In the Scherdin study, the most common types were ISTJ (Introverted, Sensing, Thinking, Judging) at 17 percent and INTJ (Introverted, Intuitive, Thinking, Judging) at 12 percent.6 ISTJ individuals are described as responsible, practical, and organized while INTJ individuals are goal-driven with high standards for competence7—all valuable traits for librarians. Interestingly, the CAPT study found that the most common type (19 percent) of librarian was ISFJ (Introverted, Sensing, Feeling, Judging).8 This type is characterized by individuals who are quiet, conscientious, painstaking, and accurate—characteristics of the stereotypical librarian.9 Scherdin’s study found the incidence of the ISFJ type to be only 8 percent and other studies found it to be most common in support staff.10 It would be interesting to discover if the difference in the common personality type is due to errors in the testing process or if actual changes have occurred in the makeup of library staff. Perhaps the changes in the library environment have made it more difficult for the ISFJ individual to be in positions of authority.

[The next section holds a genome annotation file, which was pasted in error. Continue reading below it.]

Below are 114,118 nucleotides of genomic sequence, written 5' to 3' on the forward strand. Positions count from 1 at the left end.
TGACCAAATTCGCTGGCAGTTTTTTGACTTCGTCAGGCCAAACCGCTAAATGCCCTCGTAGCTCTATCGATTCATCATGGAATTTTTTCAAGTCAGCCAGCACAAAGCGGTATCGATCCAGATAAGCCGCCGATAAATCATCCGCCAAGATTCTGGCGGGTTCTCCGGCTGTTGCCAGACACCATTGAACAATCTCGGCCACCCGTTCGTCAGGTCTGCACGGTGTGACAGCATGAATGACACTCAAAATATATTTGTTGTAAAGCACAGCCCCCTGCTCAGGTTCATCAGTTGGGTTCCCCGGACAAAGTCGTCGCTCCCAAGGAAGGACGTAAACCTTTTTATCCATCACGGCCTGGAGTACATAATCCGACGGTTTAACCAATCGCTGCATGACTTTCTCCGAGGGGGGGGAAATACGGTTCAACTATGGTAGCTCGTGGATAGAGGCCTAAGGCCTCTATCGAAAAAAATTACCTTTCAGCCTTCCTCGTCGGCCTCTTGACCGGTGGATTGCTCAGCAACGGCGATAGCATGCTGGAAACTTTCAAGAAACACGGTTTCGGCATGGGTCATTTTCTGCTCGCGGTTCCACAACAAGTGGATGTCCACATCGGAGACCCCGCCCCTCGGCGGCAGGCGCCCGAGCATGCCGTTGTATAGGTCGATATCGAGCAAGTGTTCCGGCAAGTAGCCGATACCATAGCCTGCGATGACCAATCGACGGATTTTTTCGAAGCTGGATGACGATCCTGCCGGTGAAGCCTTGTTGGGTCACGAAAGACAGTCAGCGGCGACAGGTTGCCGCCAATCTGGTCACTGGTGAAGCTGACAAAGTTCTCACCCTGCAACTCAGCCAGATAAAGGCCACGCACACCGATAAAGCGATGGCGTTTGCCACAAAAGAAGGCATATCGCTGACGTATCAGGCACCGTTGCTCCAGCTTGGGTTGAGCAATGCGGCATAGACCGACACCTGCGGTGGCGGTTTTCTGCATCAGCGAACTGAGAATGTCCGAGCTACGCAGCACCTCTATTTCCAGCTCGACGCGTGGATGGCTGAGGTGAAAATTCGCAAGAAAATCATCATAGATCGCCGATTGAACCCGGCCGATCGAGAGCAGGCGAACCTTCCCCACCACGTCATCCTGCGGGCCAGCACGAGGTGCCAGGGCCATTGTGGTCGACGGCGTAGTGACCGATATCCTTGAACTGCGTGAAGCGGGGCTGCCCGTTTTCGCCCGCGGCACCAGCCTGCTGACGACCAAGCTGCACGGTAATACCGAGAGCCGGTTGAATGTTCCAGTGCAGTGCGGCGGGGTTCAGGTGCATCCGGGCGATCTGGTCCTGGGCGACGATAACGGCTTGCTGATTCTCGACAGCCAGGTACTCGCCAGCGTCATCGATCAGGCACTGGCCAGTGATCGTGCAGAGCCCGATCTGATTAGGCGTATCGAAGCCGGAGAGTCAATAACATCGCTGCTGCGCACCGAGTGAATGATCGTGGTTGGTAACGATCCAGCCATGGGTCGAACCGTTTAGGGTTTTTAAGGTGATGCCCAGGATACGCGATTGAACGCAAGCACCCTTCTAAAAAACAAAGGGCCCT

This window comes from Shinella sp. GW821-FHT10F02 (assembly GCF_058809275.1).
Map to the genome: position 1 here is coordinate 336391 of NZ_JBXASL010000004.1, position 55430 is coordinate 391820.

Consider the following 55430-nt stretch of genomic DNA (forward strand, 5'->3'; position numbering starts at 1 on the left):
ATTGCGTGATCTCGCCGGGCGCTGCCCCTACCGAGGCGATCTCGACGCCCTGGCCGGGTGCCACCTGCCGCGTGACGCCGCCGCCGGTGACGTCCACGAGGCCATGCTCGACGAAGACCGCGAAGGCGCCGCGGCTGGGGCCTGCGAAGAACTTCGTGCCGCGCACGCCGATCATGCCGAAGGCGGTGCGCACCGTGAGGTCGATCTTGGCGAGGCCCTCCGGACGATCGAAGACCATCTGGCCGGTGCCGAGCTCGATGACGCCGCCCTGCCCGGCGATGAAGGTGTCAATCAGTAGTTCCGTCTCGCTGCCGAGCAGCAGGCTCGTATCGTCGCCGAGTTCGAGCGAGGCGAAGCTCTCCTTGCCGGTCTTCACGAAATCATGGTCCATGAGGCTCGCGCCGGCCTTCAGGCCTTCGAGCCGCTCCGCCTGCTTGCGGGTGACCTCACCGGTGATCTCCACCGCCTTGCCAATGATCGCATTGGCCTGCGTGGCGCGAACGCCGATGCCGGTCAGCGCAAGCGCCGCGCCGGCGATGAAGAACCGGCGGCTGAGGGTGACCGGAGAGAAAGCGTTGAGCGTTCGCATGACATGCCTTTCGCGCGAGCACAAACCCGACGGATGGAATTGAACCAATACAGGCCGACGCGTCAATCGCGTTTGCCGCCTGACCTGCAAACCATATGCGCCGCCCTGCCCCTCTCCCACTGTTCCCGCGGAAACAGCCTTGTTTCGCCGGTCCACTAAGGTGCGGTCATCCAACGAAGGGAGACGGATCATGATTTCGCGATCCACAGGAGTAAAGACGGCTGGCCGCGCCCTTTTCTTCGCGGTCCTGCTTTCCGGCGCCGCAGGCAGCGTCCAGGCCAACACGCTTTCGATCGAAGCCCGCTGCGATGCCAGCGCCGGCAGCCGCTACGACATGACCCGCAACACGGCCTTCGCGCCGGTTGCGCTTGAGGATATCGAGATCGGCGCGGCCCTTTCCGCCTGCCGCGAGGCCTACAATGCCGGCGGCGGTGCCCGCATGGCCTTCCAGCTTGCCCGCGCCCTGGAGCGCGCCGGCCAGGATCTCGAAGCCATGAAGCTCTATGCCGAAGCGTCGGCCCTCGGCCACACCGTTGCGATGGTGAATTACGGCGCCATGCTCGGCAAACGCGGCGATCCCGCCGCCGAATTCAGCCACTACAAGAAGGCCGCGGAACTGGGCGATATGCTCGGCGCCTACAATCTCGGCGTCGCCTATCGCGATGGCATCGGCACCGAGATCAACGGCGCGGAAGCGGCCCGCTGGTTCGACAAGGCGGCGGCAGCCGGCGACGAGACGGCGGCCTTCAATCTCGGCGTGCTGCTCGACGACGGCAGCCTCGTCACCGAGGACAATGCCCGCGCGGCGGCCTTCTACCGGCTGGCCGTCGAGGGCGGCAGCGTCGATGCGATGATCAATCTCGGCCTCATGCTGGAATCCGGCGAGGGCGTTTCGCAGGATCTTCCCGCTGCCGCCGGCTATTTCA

Out of curiosity, and with no expectations of statistical significance, we asked the full-time employees at Webster Groves (MO)
Public Library (WGPL) to take one of the free online versions of the Myers-Briggs test, Humanetrics.11 Of the thirteen tests that were given out, ten were returned. Similar to the results of Scherdin’s study, the percentage of introverts at our library was higher than that of the general population as determined by the CAPT study; five out of the ten (50 percent) were determined to be introverts. Four of the introverted employees were either ISFJ or INTJ, the two most common types in the Scherdin study.

While Scherdin’s study was completed in 1995, we can surmise that even today a large percentage of librarians are introverts. For those that consider themselves introverts and those who work with or supervise introverts, there are lessons to be gleaned from Cain’s book, particularly in dealing with the shyness inherent in the introverted personality.

Working with Introverted Personalities

Often, during our annual staff training day at WGPL, we try to elicit staff input on things such as best new services to provide or good ideas for public programming throughout the year. Staff members are split into three or four groups and asked to brainstorm and discuss, and report their ideas. But the results of these exercises are often less than hoped for, rarely yielding significant new programs. This is perplexing given that our staff members, like most employees, are well-educated, interested in their work, and dedicated to good service. So what is happening?